Mexico's Fox Gambles on a Crackdown

The Federal government sends in troops to quell the turmoil in Oaxaca. But with tensions at an all-time high following summer's contested election, that's a risky move.

Mexico's months-long political crisis took a precarious turn Saturday when President Vicente Fox sent special federal forces into the impoverished and violence-torn southern state of Oaxaca, after an American journalist and a local teacher were killed there on Friday.

As Federal paramilitary police were flown into Oaxaca City, the state's capital, Mexicans worried over whether Fox's action would restore calm or simply fuel the social polarization exacerbated by last summer's hotly contested presidential election. "We've been held hostage here by radical groups," Freddy Alcantar, a Oaxaca hotelier told TIME by phone Saturday morning. "Finally the President is imposing the rule of law." But a protester who called himself only Florentino, representing the leftist Popular Assemby of the Peoples of Oaxaca (APPO), told TIME that until Governor Ulises Ruiz resigns, he and other militants — who are believed by many to have the backing of a small-scale Oaxaca guerrilla force from the 1990s that reappeared in the summer — would "reinforce our barricades and call in help from the mountains, valleys and coasts."

The American, Brad Will, 36, a journalist with the New York-based Indymedia, was shot in the abdomen in a rough neighborhood of Oaxaca City. Will had been filming an armed clash between protesters and pro-government men tearing down street barricades. In a statement, U.S. Ambassador to Mexico Tony Garza said, "Mr. Will's senseless death, of course, underscores the critical need for a return to lawfulness and order in Oaxaca." But he also warned both sides in the Oaxaca violence that "an attack on one journalist is an attack on all who believe that freedom of the press lies at the heart of any civilized society."

Fox, who leaves office on December 1, had hoped to avoid intervening in Oaxaca, in line with his preference for restraining the central government's traditionally heavy-handed control of Mexico's states. He was also mindful of the fact that ever since the 1968 Tlatelolco massacre in Mexico City — when federal troops killed hundreds of pro-democracy demonstrators — sending in the troops touches a raw nerve in Mexico.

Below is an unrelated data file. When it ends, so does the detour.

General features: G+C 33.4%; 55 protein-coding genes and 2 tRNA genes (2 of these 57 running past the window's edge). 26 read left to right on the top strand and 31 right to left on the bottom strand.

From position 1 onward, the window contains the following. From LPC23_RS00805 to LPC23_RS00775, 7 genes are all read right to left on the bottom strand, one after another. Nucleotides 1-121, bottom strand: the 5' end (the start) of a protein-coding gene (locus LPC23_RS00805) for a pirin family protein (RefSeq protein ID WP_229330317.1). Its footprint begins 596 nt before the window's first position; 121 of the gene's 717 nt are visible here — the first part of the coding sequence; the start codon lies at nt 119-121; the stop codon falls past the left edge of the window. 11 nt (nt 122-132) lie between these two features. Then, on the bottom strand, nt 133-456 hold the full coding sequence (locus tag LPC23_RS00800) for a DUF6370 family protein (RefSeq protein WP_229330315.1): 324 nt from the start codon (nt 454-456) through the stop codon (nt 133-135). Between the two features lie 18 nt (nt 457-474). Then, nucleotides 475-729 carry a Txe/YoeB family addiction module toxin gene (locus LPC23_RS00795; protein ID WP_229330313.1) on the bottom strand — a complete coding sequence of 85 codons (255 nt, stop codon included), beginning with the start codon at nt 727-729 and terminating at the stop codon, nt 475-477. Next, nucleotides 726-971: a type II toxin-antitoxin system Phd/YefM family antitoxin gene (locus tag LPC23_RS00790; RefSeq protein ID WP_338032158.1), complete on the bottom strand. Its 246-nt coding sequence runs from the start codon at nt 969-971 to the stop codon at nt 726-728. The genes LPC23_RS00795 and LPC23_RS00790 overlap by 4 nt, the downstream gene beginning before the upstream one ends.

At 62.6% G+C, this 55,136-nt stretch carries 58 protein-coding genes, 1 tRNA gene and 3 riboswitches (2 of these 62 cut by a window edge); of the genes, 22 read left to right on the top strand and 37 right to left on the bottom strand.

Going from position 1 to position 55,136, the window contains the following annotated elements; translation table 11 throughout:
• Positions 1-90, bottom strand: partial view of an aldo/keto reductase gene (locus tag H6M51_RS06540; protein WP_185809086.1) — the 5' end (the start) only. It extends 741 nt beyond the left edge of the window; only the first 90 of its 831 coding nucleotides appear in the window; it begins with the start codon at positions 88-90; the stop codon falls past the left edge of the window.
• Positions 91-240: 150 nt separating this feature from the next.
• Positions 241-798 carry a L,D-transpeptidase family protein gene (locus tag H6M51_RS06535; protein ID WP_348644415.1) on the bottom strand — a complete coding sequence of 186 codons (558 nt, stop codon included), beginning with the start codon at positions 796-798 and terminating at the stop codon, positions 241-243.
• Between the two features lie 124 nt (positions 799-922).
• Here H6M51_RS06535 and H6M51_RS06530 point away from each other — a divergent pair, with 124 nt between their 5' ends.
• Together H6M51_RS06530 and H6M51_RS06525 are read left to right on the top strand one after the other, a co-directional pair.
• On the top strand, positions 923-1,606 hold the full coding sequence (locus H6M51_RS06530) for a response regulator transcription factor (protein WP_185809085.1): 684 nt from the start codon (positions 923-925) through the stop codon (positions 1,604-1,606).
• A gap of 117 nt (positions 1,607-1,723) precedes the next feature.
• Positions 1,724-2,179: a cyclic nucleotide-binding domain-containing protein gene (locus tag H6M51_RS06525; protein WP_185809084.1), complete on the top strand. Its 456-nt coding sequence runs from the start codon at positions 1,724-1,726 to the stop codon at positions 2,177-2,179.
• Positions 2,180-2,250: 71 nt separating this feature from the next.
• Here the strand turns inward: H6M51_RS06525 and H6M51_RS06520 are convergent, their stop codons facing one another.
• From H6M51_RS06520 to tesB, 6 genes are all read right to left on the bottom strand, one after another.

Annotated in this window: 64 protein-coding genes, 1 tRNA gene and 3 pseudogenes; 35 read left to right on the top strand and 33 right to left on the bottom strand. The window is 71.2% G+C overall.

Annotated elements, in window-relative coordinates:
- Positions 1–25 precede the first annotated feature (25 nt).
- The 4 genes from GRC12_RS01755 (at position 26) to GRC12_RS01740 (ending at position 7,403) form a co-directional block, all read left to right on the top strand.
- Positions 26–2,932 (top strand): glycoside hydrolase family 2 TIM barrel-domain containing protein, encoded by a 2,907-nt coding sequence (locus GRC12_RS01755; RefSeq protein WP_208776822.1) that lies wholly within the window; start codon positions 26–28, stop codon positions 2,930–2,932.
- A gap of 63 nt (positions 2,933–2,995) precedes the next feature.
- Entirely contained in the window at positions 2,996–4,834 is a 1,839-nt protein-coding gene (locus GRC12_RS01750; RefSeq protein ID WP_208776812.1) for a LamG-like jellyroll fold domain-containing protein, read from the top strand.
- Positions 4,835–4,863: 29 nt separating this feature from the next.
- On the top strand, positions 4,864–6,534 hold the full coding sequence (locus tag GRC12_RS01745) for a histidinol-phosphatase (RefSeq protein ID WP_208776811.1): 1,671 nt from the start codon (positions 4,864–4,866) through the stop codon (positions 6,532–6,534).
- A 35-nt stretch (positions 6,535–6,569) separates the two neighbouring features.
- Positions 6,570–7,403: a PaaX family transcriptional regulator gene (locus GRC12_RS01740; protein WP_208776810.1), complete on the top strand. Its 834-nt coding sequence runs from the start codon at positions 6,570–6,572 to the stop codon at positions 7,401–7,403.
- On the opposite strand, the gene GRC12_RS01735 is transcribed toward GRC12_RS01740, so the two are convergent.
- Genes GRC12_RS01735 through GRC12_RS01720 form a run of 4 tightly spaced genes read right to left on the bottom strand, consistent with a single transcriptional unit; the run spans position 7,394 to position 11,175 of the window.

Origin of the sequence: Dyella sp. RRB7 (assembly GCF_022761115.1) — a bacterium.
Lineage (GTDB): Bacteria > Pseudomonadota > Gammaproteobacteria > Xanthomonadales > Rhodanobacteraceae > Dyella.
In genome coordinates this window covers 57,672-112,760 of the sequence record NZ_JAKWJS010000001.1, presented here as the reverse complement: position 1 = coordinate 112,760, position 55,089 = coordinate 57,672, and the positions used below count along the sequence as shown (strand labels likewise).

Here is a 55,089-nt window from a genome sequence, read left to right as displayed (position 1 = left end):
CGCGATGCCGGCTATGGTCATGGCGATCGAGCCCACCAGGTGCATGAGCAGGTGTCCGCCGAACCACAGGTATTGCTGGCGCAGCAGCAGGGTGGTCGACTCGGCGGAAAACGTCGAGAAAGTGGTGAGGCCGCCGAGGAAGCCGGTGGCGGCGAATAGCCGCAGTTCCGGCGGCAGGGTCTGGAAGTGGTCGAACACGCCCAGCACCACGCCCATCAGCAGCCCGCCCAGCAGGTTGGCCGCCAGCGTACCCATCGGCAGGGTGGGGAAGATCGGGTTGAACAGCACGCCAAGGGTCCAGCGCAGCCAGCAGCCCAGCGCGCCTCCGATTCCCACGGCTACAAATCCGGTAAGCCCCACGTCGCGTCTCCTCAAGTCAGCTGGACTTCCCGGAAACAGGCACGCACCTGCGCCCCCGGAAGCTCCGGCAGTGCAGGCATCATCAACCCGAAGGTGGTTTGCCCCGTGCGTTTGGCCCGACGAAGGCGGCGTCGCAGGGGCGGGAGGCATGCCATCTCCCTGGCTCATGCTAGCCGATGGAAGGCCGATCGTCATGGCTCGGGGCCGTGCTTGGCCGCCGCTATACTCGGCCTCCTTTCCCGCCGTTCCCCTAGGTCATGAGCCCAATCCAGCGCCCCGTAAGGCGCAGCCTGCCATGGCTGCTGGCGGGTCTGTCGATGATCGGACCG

Ruiz — of the Institutional Revolutionary Party (PRI) ousted by Fox six years ago, although both allied with Fox's party against the challenge of the leftist Democratic Revolution Party (PRD) — gave no indication Saturday whether he would stay put in office now that Fox has exerted control in the state. Ruiz's troubles began when Oaxaca's poorly paid teachers went on strike last June, accusing Ruiz of authoritarian rule and neglect of the poor and indigenous citizens. Their walkout became more strident and violent as more radical forces — including the APPO — joined in to call attention to Mexico's sharp and growing social divide between haves and have-nots. (Mexico has a dozen billionaires, but about half of its population lives in poverty.) By summer's end, after almost 10 people had been killed, Oaxaca's celebrated colonial downtown was a graffiti-smeared grid of smoldering barricades.

The Oaxaca conflict was also fueled by the crisis over the July presidential election, in which conservative Felipe Calderon of Fox's National Action Party (PAN) defeated the PRD's Andres Manuel Lopez Obrador by less than 1% of the vote. Lopez Obrador cried fraud, and tens of thousands of his backers occupied Mexico City's main plaza and thoroughfare for months in protest. But in recent weeks the Mexico City demonstrations had died down, and last week even the Oaxaca teachers seemed ready to go back to work.

But groups such as the APPO stuck to their insistence that Ruiz resign and call new elections, which could see a PRD candidate elected. Their continued defiance, according to witnesses, brought pro-Ruiz thugs into the streets on Friday and resulted in the shootouts that killed Will and a Oaxaca teacher and injured four other people.

Civic leaders like Alcantar hope that the Federal forces can tamp down the violence and restore peaceful dialogue. "We have to get our institutions working together again for real economic development and real jobs," Alcantar conceded, reflecting on the root causes of the conflict. As Calderon gets set to take office December 1, that's the challenge not only for Oaxaca, but for all of Mexico.

Sphere: Related Content

No comments: